When you seek treatment from a local cataract eye surgeon, you will likely be presented with two options for your cataract surgery: traditional and laser-assisted. Many patients today choose laser-assisted for its numerous advantages over traditional cataract surgery. Laser-assisted cataract surgery uses advanced computer imaging to map and provide detailed measurements of the eye to the surgeon, making the procedure significantly more precise. Laser-assisted surgery is also pain-free and leads to speedier recovery.

How to get started

Your first step is to schedule a consultation with an ophthalmologist. Dr. Gregory Snodgrass is a well known as one of the North Florida’s finest eye surgeons, having performed more than 20,000 cataract surgeries. Dr. Snodgrass and his team will perform a comprehensive eye exam including specialized cataract diagnosis. Together, you will then discuss the results, review any questions you may have and determine if now is the right time for surgery. 

Don’t let cataracts rob you or someone you love of the beautiful world around us. You don’t have to lose your sight forever. The most important step towards maintaining your vision is the first one. Contact North Florida Cataract Specialists and Vision Care today to schedule your cataract consultation.



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Progressive Lenses vs. Bifocals – Which are Best for You?

by Damion Wasylow 6 February 2018 12:21 PM

man in glasses looks down at tablet computer
Many people start having difficulty focusing on close up objects some time after age 40. This age-related farsightedness usually results from presbyopia, a loss of eye lens elasticity. If you’re in this age group, you may find yourself extending your arms farther to read documents, or pushing your chair back from the computer to read small text on the screen. For people who already wear glasses to correct another vision problem, this new challenge requires a new set of lenses.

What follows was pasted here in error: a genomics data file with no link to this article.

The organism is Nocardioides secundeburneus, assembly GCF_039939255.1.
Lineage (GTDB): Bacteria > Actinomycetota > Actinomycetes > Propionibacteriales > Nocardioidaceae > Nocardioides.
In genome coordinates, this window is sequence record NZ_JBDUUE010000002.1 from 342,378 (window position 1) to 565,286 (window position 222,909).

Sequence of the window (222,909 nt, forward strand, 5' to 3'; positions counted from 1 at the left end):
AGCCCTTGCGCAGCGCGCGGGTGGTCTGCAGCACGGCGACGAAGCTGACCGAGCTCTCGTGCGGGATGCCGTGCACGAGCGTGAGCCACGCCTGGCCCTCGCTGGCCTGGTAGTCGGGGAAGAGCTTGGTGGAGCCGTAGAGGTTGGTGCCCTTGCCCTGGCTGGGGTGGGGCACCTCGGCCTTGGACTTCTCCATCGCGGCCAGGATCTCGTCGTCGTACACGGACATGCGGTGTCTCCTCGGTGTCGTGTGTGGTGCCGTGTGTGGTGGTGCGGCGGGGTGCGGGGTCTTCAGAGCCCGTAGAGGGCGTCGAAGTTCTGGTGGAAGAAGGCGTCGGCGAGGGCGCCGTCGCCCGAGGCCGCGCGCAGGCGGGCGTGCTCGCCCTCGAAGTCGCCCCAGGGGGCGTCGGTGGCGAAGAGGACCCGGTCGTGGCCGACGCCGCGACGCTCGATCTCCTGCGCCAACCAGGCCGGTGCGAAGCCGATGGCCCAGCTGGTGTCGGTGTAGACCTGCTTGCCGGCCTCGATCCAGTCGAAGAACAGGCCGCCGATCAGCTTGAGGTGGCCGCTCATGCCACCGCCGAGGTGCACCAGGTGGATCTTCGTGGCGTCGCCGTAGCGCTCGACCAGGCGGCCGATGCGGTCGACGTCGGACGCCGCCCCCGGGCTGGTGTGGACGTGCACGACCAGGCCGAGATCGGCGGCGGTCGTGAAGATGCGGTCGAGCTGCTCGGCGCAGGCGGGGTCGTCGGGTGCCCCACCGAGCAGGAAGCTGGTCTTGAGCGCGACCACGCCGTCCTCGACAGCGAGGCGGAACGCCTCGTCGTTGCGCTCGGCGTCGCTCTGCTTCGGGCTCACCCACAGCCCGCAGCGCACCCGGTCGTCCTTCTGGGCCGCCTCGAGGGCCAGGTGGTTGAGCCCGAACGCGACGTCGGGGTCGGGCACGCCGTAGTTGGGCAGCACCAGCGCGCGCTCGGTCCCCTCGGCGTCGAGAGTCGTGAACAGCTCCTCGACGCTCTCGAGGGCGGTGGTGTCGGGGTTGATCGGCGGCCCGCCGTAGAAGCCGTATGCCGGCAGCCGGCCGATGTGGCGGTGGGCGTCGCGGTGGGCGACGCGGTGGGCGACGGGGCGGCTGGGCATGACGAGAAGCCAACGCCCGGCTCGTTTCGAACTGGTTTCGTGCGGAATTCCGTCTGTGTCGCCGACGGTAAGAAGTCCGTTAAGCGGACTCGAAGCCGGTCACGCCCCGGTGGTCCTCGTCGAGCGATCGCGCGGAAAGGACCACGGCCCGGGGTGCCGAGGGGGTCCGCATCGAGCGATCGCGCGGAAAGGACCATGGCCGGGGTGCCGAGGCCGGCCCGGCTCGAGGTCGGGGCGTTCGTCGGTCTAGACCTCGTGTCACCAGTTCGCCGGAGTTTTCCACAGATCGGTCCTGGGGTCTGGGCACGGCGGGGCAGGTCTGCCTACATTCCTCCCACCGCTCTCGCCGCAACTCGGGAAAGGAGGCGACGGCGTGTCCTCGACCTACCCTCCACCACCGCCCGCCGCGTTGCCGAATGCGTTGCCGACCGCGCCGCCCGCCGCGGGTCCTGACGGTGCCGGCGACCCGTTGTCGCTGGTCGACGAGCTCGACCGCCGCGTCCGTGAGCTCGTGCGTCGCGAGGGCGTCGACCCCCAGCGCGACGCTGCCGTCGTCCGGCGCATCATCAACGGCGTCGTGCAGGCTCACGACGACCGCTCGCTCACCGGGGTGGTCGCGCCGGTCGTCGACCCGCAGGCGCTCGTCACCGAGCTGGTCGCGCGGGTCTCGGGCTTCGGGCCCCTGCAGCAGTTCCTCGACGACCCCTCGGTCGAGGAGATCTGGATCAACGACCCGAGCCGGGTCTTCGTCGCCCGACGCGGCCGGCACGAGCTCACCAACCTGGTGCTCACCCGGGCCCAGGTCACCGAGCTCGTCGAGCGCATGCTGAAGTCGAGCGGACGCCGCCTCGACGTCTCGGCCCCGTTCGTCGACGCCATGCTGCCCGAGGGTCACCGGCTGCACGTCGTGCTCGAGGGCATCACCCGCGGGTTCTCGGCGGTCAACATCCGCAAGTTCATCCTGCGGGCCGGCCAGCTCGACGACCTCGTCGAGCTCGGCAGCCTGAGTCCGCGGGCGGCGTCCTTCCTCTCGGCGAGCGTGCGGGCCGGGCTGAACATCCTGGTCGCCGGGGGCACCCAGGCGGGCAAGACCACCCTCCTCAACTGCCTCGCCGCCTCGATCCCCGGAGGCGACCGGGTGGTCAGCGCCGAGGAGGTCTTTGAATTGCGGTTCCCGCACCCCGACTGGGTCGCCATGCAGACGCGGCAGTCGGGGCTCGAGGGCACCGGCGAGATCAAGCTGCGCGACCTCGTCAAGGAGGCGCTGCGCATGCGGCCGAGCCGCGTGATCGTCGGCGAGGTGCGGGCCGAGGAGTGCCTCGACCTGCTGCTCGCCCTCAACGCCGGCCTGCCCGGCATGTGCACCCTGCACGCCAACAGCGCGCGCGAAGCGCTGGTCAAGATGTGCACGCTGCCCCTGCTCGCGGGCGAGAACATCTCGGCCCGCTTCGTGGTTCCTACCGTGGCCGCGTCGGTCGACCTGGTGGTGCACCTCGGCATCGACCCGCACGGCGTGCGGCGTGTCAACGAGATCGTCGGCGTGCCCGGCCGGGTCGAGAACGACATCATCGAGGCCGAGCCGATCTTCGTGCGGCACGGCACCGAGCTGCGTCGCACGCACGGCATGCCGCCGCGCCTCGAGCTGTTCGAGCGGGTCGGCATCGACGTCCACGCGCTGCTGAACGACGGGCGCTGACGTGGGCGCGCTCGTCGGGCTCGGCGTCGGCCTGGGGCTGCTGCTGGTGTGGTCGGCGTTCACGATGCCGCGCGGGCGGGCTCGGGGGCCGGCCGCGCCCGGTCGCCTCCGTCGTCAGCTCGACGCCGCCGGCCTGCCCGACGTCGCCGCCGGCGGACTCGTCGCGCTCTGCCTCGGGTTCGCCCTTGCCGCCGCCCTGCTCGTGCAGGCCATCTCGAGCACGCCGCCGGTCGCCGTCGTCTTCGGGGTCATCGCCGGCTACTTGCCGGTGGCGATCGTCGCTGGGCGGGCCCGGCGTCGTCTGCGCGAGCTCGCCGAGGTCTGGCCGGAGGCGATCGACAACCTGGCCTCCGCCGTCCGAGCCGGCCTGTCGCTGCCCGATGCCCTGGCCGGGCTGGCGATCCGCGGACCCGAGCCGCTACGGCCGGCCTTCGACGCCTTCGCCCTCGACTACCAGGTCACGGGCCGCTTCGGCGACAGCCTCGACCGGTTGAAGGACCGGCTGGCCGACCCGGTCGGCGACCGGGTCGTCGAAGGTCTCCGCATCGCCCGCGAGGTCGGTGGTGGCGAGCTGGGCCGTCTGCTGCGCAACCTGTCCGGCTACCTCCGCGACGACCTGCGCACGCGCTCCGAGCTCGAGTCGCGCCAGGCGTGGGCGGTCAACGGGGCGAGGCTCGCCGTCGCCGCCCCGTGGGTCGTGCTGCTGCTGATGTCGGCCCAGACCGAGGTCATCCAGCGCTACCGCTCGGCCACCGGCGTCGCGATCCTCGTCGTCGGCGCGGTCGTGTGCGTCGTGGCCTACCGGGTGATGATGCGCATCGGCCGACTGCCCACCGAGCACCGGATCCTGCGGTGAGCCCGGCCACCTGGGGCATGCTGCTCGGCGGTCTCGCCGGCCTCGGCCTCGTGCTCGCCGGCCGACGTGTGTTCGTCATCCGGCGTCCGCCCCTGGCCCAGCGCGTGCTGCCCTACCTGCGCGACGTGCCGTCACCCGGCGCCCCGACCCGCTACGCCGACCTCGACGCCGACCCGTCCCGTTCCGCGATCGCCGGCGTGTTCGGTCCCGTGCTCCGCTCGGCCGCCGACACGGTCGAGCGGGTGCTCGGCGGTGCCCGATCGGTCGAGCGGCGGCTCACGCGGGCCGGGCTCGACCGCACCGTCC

Invented by Benjamin Franklin, bifocal eyeglasses have been around for more than 200 years. The idea is simple, divide the overall lens to provide areas for two corrective prescriptions. The top section is generally used to allow the wearer to see objects clearly at a distance, while the lower section allows the wearer to see objects clearly close up. The dividing line between the two prescriptions is obvious within the lens, with the lower portion often shaped like a capital letter D turned on its belly.

Progressive Lenses

Progressive lenses (also referred to as no-line bifocals, no-line trifocals or vari-focals) are increasingly popular, and preferred over bifocals by most presbyopia patients. Progressives work on the same concept as bifocals, but without the concrete delineation between the prescriptions. Instead of looking and behaving like a lens wedged within another lens, progressives provide the wearer a gradual transition from seeing clearly at a distance to seeing clearly close up.

Pros and Cons

Many people prefer progressives over bifocals simply for the look, either feeling that wearing overtly multifocal lenses ages them, or simply disliking the lens-within-a-lens aesthetic. It is true, however, that some people have trouble adapting to progressive lenses, as they typically provide a narrower lens area for reading and computer work. Most other common concerns about progressive lenses can be avoided by working with experienced licensed opticians.